FIA presidential hopeful Jean Todt has sent out a statement to the membership of the FIA clubs today underlining his policy ideas and attacking his...
FIA presidential hopeful Jean Todt has sent out a statement to the membership of the FIA clubs today underlining his policy ideas and attacking his rival Ari Vatanen for using dirty tricks and personal attacks in his campaign.
With the election now just over a week away, the tone and meaning of Todt's message is interesting. His point is that he has sought all along to conduct a dignified campaign, whereas he feels Vatanen has been very negative about the FIA, what it stands for today and has gone around belittling what it has achieved in order to stand out as a candidate of change. Although there is a certain irony in issuing a statement criticising a rival for being critical, by putting that out there for the voting members to reflect upon, Todt's asking them to take pride in their own achievements, while acknowledging that there are changes to be made.
Early on in the campaign, Vatanen accused Todt of the inappropriate use of private jets and funding for travel to campaign events and was critical of his partner Michelle Yeoh's role. More recently he has spoken of how situations like McLaren's $100 million fine or the 100 year deal between the FIA and Bernie Ecclestone are 'not normal' and proof that the FIA has gone wrong and needs change.
Todt is directly appealing to voters who have not sided with him, to do so now, suggesting that Vatanen is the devisive figure here, "there is more that unites us, than divides the clubs of the FIA, " he writes. His point is that the people who will be voting have in many cases been active themselves within the FIA for many years and should be proud of what they and the FIA have achieved.
Many people took the episode last week when Todt's main sponsor Max Mosley wrote to Prince Feisal of Jordan, urging him not to back Vatanen because he was a divisive figure who was going to 'lose and lose badly', as a sign of desperation in the Todt camp that the election was getting away from them.
Todt is very much the continuity candidate, backed by the establishment of Mosley and Bernie Ecclestone, whereas Vatanen promises a root and branch change of culture within the FIA, particularly at the high profile end of it's activity, which is the governance of Formula 1. Todt also accuses Vatanen of being long on talk, but short on policy.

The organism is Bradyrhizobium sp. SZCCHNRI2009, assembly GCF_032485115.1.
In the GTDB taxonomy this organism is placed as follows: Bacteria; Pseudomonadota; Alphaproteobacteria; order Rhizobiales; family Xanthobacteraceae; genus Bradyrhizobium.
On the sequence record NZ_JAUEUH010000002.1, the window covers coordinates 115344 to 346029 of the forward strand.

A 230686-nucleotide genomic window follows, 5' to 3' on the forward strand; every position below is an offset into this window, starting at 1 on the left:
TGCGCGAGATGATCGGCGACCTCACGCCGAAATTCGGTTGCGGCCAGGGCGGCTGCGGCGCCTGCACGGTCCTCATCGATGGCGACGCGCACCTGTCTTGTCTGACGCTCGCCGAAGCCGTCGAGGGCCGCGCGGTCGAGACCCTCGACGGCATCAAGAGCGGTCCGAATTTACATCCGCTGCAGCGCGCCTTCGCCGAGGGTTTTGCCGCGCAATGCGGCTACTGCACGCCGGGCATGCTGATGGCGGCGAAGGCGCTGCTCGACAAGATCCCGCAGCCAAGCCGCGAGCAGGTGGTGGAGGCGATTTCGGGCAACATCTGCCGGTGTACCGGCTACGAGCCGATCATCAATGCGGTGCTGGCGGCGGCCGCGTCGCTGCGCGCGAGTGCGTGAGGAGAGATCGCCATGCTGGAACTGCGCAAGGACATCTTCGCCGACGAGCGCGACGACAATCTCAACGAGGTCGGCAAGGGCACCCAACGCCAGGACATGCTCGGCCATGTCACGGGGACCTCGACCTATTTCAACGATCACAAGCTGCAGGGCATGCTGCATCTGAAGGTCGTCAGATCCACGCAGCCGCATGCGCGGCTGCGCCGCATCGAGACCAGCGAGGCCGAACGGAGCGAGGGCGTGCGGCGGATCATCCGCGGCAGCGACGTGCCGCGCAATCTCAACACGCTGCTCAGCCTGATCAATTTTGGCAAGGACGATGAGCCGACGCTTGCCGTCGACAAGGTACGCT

The election is a secret ballot and although both sides are claiming widespread support from regions all over the world, it is very hard to gauge who has his nose in front at this stage. But if Todt had all the votes he needs, would he be appealing to members to vote for him?
Todt's message today confidently claims, "a large majority of clubs in our favour in Africa, Asia, Latin America, in Europe and in the Middle East," which are the key voting areas.
He then goes on to say that while he has conducted himself in a manner befitting a presidential candidate, Vatanen has indulged in '"false allegations", "personal attacks" and "negative campaigning".
"Early in the campaign we expressed the hope it would remain dignified and focused on the real issues," he says. "We have acted accordingly, but unfortunately, false allegations have been made against us by other parties. We regret this and will not be part of a process that can only reflect badly on our activities, our sport and the mobility world in general.
"This election should be about taking the FIA forward and improving its effectiveness. We will work hard to improve the democracy of the FIA, by guaranteeing that its regions are governed transparently and that the rights of clubs both large and small are respected. Our policy agenda includes:
for the sport:
- an independent disciplinary panel
- championship commissioners
- a stronger and more representative regional structure...
"We have tried to understand our opposition candidate's suggestions for the FIA, but couldn’t find any detailed policy. In our campaign we have emphasised teamwork and the need for the mobility and motor sport pillars to work together.
"In contrast, the negative tone of our opponent’s campaign risks undermining the unity of the FIA. Our team recognises that there is far more that unites than divides the clubs of the FIA.
"So, in conclusion, and because our organisation is at a very important crossroad, we would appeal to all FIA member clubs to concentrate on the real issues, and we hope that the personal attacks and false allegations will stop."The election in on 23 October and the new president will take over with immediate effect.
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